Furthermore, it must be stressed the fact that preoperative diagnosis is very difficult and often confuses the MCN with other hepatic cystic lesions, which, however, provide for other surgical treatments. Echinococcus cyst, hepatocellular carcinoma with necrosis or cyst metastases have to be addressed as differential diagnoses. In the face of a cystic lesion which does not have radiological features typical of simple hepatic cysts or of parasitic cysts, it is necessary to have a high rate of clinical suspicion and radical surgery must be pursued to avoid sub-optimal treatments. The presence of an intra-hepatic cystic lesion, with internal chambers and septa, in a middle-aged woman located in the left lobe easily directs the suspicion of a MCN-H (9). In this situation the treatment is always surgical even if the cystic lesion is small and asymptomatic and the surgical approach is nowadays laparoscopic and therefore entrusted to centers and surgeons who have this high rate of technical experience. The removal of the cyst must be complete to avoid unavoidable local recurrences and can be achieved with anatomical and non-anatomical formal hepatic resections or, better, it can be more simply enucleated with a hepatic surgery (1,10,11). In the latter case, the fundamental technical aspect is that the cyst is enucleated intact without microperforations of its wall with liquid leakage and even less incompletely resected leaving small cystic wall portions in contact with the cut surface of the liver.

The case in particular immediately highlights the fact that mucinous neoplasms, locally malignant and that never metastasize outside the liver, if they are treated in an incomplete form tend to relapse locally and universally. It should also be pointed out that MCN of the liver are very rare and the rate of experience for a correct radiological classification and subsequent appropriate surgical management may not be present even in hepatic surgery centers with extensive experience.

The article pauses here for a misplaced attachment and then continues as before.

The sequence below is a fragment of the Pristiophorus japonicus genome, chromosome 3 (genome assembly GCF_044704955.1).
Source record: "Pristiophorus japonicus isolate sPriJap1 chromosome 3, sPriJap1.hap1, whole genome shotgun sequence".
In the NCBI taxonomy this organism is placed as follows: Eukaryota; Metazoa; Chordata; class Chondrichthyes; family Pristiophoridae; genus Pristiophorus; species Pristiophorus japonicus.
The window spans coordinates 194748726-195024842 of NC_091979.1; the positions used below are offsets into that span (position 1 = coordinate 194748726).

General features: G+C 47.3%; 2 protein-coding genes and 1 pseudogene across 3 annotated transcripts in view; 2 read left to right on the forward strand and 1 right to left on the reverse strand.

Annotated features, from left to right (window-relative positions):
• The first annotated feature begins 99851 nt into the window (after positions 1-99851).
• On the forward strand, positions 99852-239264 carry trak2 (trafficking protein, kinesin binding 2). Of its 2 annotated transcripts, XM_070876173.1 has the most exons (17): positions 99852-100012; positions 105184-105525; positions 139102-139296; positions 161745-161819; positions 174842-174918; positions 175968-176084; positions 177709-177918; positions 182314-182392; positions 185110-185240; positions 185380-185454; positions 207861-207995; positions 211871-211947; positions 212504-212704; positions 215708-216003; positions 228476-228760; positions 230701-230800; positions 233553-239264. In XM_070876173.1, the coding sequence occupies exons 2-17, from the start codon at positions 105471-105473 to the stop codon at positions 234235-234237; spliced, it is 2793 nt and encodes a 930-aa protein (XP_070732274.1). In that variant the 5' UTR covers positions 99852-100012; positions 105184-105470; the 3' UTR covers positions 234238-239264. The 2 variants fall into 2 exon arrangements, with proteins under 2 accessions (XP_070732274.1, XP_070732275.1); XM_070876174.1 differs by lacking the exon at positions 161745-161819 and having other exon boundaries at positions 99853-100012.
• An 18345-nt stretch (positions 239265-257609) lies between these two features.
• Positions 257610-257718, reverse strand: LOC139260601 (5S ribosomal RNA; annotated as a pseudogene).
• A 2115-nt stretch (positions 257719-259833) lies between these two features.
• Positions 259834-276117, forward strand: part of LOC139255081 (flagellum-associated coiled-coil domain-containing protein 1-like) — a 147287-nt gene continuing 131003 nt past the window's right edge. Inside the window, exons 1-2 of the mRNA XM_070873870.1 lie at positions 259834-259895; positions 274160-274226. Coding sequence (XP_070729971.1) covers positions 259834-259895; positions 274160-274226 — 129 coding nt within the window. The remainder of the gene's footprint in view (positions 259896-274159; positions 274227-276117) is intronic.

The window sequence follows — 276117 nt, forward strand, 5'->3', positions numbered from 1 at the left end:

Moreover, benign liver lesions are commonly observed in young females. It has been reported that females <40 years of age constituted 80% of patients with benign liver tumors and the cosmetics results are important concerns for females after surgery (12). These aspects taken together are a reason to consider LLS for benign hepatic tumors or low-grade potential liver malignancy. The number of laparoscopic liver resections (LLR) being performed has been increasing, together with improvements in surgical techniques and surgical instruments. The second International Consensus Conference on LLS held in 2014 indicated that laparoscopic approaches have demonstrated superiority in selected patients compared with open procedures, particularly for minor liver resections (13). The third International Consensus Conference on LLS held in 2017 (14) reported that operative trends for benign disease is increasing and has lower intraoperative blood loss, frequency of complications, postoperative analgesic requirements, time to oral intake and shorter hospital stay without considering the cosmetic advantages which are obvious.

To date there is no doubt that benign liver tumors are a good indication for LLS. This is also supported by the Southampton Guidelines (14) which affirm with a good level of evidence that the LLS when performed by experienced laparoscopic liver surgeons offers significant benefits and should be considered standard practice for such lesions. Moreover, this indication can be reasonably extended also to MCN-H which being low-grade malignancy may be removed by LLS providing a good prognosis.




Conflicts of Interest: The authors have no conflicts of interest to declare.


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doi: 10.21037/ls.2018.04.12
Cite this article as: Vennarecci G, Guglielmo N, Ettorre GM. Insights in laparoscopic surgery of mucinous cystic neoplasm of the liver. Laparosc Surg 2018;2:24.